Glowing sulfur-doped ZnO phosphor emitting white light. (Credit: John Foreman (Redstone Arsenal))
Duke adjunct physics professor Henry Everitt, chemistry professor Jie Liu and their graduate student John Foreman have discovered that adding sulfur to ultra-fine powders of commonplace zinc oxide at about 1,000 degrees centigrade allows the preparation to convert invisible ultraviolet light into a remarkably bright and natural form of white light.
They are now probing the solid state chemistry and physics of various combinations of those ingredients to deduce an optimal design for a new kind of illumination. Everitt and Liu have applied for a patent on using the preparations as a light source. "Our target would be to help make solid state lighting with better characteristics than current fluorescent ones," said Everitt, who also works with Foreman at the Army's Redstone Arsenal in Huntsville, Ala.
The researchers said they are producing white light centered in the green part of the spectrum by forming the sulfur-doped preparation into a material called a phosphor. The phosphor converts the excited frequencies from an ultraviolet light emitting diode (LED) into glowing white light.
Nanometer-diameter zinc oxide powders are being prepared by Liu's research group, which focuses on the chemistry of nanomaterials. He is Duke's Jerry G. and Patricia Crawford Hubbard Professor of Chemistry. They are then being tested at the Aviation and Missile Research, Development and Engineering Center at Redstone Arsenal by Everitt, an Army senior research scientist, and Foreman, an Army research physicist.
The researchers are also exploring using electricity alone to trigger the visible emissions without need for an ultraviolet light trigger.
The Army has selected the project for priority funding through a competitive In-house Laboratory Independent Research program because of its potential advantages as an energy efficient and safe illumination source.
"One of the objectives is to give soldiers efficient lighting that doesn't run their batteries down," Everitt said. "They need efficiency, brightness, longevity and ruggedness, and this helps with all of those things."
Existing commercial LEDs are already rugged enough to be used in bumper-mounted brake lights, Everitt said.
"They are good enough for decoration and for use in traffic lights, but they don't make good reading lights because they are not of a white color that our eyes use best," Liu said. White LEDs on the market now are costly, short-lived and not truly white, the researchers added.
A compound that can be used on faces or babies' bottoms also has major safety advantages over fluorescent bulbs, which happen to contain toxic mercury. "If a fluorescent bulb gets broken in the course of battle, it exposes soldiers to that mercury in addition to its shattered glass," Everitt said.
"I think the biggest payoff for the general public will ultimately be in future energy crises we're certainly going to face," Everitt added. "If we can have more efficient lighting it will reduce our energy requirements."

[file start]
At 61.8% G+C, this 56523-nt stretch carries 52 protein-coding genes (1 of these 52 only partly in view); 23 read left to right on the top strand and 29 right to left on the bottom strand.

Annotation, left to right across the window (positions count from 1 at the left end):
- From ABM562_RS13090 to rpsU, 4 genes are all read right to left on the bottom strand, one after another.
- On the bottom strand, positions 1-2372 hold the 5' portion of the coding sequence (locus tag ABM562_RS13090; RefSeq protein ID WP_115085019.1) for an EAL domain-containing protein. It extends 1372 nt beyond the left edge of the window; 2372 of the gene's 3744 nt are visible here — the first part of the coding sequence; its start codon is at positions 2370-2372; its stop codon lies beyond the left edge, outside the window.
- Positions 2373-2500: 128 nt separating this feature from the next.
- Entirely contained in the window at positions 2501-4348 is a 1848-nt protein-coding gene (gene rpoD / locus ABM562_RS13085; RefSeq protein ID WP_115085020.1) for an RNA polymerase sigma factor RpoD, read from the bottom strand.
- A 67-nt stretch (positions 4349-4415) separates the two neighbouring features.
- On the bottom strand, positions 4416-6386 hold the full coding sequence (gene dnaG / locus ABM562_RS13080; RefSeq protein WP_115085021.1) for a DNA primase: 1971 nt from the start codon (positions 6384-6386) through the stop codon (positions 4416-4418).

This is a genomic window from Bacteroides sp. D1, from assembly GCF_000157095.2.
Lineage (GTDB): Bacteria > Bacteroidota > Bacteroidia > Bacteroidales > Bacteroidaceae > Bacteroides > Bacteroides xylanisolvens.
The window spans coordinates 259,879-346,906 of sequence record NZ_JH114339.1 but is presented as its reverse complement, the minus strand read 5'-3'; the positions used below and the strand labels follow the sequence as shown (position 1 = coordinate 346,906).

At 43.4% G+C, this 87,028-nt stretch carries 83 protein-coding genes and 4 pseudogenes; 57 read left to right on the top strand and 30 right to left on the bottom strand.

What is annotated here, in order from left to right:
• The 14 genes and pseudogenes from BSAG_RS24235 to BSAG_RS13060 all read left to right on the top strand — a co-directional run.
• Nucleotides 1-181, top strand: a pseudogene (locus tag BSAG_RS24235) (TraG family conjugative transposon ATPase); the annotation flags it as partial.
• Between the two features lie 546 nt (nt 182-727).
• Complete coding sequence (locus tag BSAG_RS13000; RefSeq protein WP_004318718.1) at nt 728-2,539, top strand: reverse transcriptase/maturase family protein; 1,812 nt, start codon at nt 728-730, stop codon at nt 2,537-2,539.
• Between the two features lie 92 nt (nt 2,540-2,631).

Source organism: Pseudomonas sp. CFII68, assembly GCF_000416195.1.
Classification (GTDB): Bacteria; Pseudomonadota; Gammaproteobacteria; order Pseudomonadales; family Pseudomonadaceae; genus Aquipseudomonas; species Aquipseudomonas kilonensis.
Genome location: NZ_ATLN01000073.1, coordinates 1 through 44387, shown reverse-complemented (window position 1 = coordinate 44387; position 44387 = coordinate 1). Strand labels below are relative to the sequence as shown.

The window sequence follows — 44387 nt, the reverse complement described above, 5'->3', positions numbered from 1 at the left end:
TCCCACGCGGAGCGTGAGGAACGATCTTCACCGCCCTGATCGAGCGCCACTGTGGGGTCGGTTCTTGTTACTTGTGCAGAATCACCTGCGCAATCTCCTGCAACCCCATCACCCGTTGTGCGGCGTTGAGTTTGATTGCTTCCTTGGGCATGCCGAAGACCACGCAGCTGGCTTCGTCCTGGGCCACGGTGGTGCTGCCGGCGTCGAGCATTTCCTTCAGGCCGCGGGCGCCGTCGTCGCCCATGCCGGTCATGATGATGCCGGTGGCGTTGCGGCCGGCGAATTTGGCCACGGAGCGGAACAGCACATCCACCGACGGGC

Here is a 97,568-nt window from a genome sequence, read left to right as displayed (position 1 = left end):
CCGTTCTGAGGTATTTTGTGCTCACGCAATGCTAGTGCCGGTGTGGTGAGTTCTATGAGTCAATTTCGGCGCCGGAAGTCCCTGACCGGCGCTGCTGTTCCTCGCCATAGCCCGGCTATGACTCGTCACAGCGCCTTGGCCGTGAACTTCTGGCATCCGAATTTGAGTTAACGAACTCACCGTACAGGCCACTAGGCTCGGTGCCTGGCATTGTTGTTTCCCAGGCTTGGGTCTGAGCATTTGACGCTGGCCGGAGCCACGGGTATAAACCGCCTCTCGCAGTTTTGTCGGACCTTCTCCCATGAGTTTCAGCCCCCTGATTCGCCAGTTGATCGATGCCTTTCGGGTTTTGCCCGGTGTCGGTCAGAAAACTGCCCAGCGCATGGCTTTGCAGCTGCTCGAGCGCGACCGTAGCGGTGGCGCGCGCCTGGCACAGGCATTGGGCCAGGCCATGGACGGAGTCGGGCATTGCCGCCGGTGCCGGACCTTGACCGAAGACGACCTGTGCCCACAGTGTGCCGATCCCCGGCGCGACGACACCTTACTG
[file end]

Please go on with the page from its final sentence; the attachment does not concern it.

Scientists have long known that zinc oxide can itself serve as a solid state ultraviolet light source. They have also known that adding sulfur allows it to emit some white light. But Liu, Everitt and Foreman are investigating how nanostructuring and doping improves its performance.
The introduced sulfur is thought to boost wavelength conversions from ultraviolet to visible wavelengths by serving as an "impurity" that changes the chemistry and physics of the zinc oxide in ways the Duke researchers are still probing.
Most scientists consider such impurities "defects" that interfere with zinc oxide's ability to produce a stronger ultraviolet light, they said. But "we love the defects that other people hate," Everitt said. "That's been the gift of nanostructured doped zinc oxide, emitting what your eye expects white light to look like."
In a report published May 10, 2006, in the research journal Nano Letters, Foreman, Everitt, Liu and co-researchers first disclosed they could induce a formulation of zinc oxide shaped into nanowires to absorb light from an ultraviolet laser and re-emit it as a "broadband visible emission of unprecedented brightness." The white light component was more than 1,000 times brighter than the ultraviolet component, they reported.
In a followup report, published July 2, 2007, in the journal Applied Physics Letters, the Duke researchers initiated what they expect to be a series of published papers exploring how various alterations affect the white light emissions.
"We've learned something about what makes the white light conversion happen, and what makes it happen so efficiently," Everitt said. The Duke team has already achieved efficiencies as high as 80 percent. But there are still technical issues to resolve tied to the operating temperatures of the phosphors and the power from the underlying ultraviolet LED.
"Our challenge has been getting a foundational understanding so we can understand what is physically possible and how close we are to achieving it," Everitt said.
Zinc oxide would be both a less-toxic and cheaper light source than the combinations used in today's commercial LEDs -- gallium nitride and cerium-doped yttrium oxide, they said. Cerium-doped yttrium oxide is also used in today's mercury-containing fluorescent bulbs, Everitt added.
Liu's lab originally stumbled on to the light emitting potential of sulfur-doped zinc oxide while studying its electronic conductivity. "We just lit it up with an ultraviolet laser and -- whammo -- there was a lot of white light coming out," Everitt said.